And back

>> Friday, February 27, 2009

I just returned home from a week of family and the archives.

I've got lots to unpack -- some food, new-old dishes from my parents, clothes, and the like. I came home to find 5 packages with fat quarters inside. I'll share the fun, new fabric tomorrow.

Until then, a cute shot of Scotch in the sink at home. He was curled up in a ball but I didn't get the shot in time.

This cat will play with almost anything.



>> Sunday, February 22, 2009

Just a quick update and apology. I spent Friday driving to my parents' house (8.5 hours, $21.25 in tolls, 3 gas/food stops, 6 cops sighted without stopping, no stop-and-go traffic), and hence apologies for no Friday recipe. I'll be immersing myself in the archives Monday-Wednesday, so no guarantees about posting. But if I find anything incredible, I might be compelled to post about it.

Thanks to those who let me know that they received their fat quarters in the mail!


More FQs in the Mail

>> Thursday, February 19, 2009

I'm also participating in the SMS February Fat Quarter Swap. I received my 4 partners a couple days ago, I cut the fabric last night, and I sent it out today. We're each supposed to send 1 FQ to each other. I sent 2, primarily because I need to make some room in my fabric box for more fabric, and once I started pairing fabrics, it was just as easy to make an extra. Some of the fabrics may look familiar from the last FQ swap post, and they are.

One person is getting my favorite frog fabric (alliteration, woot!) and the coordinating flower fabric whose green and blues pick up shades from the frog fabric.

One person is getting some Michael Miller blue and white ironworks (swirly and awesome) along with what I call my maroon "crackle" fabric. It's a great fabric for making belts, and I'm sure it will be fun in other projects as well.

Two people are getting this pair of a cranberry vintage (19th century) reproduction fabric and some fun gold-flecked dragonflies. I've used the dragonflies in a chuppah and several baby quilts, and I hope the recipients get equally good use out of it.


FQs in the Mail

>> Monday, February 16, 2009

I received my 2 Fat Quarter (FQ) Swap partners from Darci this weekend and collected and cut fabric to send to them. The packages went out in the mail today. For those wondering, a fat quarter is an 18" x 22" piece of fabric. Where a standard quarter (of a yard) would be 9" (by the length of the bolt, usually 42-45" for quilting cotton), a fat quarter is a half-yard cut in half. This means it's a wide, almost square rectangle, rather than a long, skinny rectangle. FQs are often better for one's stash because they are more versatile: one can cut many more shapes and sizes out of a fat quarter than a regular quarter yard.

The theme of this FQ swap is "wishing for spring" (which I did a lot this weekend when snow blanketed the area on the heels of last week's warm melt). I chose mostly blues, greens, and florals.

The first package included green ironworks (a Michael Miller design), a pale blue-on-white fabric called something like "Looking for the seeds" (which seemed rather appropriate for the theme), and an extra almost FQ of a heavier weight floral. I thought I had a full half yard of the floral to cut into 2 FQs, but after cutting, I realized it wasn't quite 18" so I couldn't count it as a FQ. But it's always nice to include a little extra something (as many quilters seem to do, if blog posts are any indication), and I figured I'd hop along the generous train.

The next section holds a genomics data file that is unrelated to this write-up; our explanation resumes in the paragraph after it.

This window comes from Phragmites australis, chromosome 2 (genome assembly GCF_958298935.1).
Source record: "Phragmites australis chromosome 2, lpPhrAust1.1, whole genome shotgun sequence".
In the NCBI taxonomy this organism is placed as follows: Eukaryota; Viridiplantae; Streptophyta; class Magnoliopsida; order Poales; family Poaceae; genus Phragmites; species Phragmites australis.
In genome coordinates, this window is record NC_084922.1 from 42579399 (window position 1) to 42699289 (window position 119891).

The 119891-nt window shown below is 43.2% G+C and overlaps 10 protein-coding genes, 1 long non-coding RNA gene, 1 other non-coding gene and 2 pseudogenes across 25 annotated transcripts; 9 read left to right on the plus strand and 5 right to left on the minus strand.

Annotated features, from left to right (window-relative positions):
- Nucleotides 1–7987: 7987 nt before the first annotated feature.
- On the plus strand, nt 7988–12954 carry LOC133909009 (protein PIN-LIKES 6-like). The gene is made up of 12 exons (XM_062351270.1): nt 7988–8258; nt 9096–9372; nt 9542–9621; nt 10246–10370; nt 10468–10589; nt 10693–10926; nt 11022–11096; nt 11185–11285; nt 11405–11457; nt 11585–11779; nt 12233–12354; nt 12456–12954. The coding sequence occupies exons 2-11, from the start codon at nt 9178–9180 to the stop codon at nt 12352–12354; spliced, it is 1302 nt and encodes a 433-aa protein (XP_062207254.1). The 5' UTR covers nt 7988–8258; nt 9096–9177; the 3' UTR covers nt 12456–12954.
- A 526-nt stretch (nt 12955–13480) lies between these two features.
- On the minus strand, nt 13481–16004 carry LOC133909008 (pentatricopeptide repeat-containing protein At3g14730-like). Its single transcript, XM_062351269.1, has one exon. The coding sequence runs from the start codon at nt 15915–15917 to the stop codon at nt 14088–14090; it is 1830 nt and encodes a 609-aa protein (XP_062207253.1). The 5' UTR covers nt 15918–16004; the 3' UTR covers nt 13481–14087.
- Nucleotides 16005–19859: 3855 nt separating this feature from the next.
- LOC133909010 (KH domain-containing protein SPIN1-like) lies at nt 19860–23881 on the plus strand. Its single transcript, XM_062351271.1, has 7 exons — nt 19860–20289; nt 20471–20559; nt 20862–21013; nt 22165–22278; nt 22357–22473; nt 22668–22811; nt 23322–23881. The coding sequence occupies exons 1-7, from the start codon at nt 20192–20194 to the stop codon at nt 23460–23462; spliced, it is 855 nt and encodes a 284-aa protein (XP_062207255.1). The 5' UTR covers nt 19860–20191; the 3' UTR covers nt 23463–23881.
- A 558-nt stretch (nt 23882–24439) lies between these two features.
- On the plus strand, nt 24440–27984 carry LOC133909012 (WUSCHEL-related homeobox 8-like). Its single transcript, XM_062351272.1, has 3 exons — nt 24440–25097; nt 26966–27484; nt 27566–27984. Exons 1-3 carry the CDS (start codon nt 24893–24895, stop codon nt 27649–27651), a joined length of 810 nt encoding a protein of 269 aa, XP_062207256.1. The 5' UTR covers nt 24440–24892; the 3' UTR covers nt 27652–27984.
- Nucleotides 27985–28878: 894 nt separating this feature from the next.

Here's a close-up of the pale blue on white:

It's a very delicate-looking design, and I think it has a lot of potential in a quilt with other light fabrics. Or possibly with brighter, darker ones. Maybe one of my recipients will let me know where it ends up.

The other package includes blue ironworks, a frog/dragonfly/fly on blue (one of my favorites for baby quilts, but I've used it a lot, and I thought it would be a good one to pass on to others to use to make fun things), and an almost FQ of the same floral fabric mentioned above.

Each package also included another surprise treat, primarily because once I start making packages, it's fun to fill the envelope/box. Once I know that my recipients received their packages, I'll post a link to their blogs.


Awesome Card

>> Sunday, February 15, 2009

For a variety of reasons, Valentine's Day isn't up there with my favorite holidays. Nevertheless, this fantastic card from my awesome friend Jenny pleased me greatly:


Project Improv Blocks

About 5 weeks ago, I signed up for Project Improv. It's a group effort to make improv quilted blocks and the create quilts to donate out of the individual blocks. I said I'd make a blue/green block and today I made 3 of them. I'll send them off to Jacqui tomorrow, but in the meantime I'll show them to you.

It was my second time making improv blocks (see the results of my first time here), and it's a fun and relaxing way to quilt. This time, I got out my scrap box, plucked out the blues and greens, and got started. None of the blocks ended up looking like my mental vision when I began, and that's a good thing. You'll see that several of the same fabrics show up in the three blocks and yet each block is quite different in scheme and tone from the others.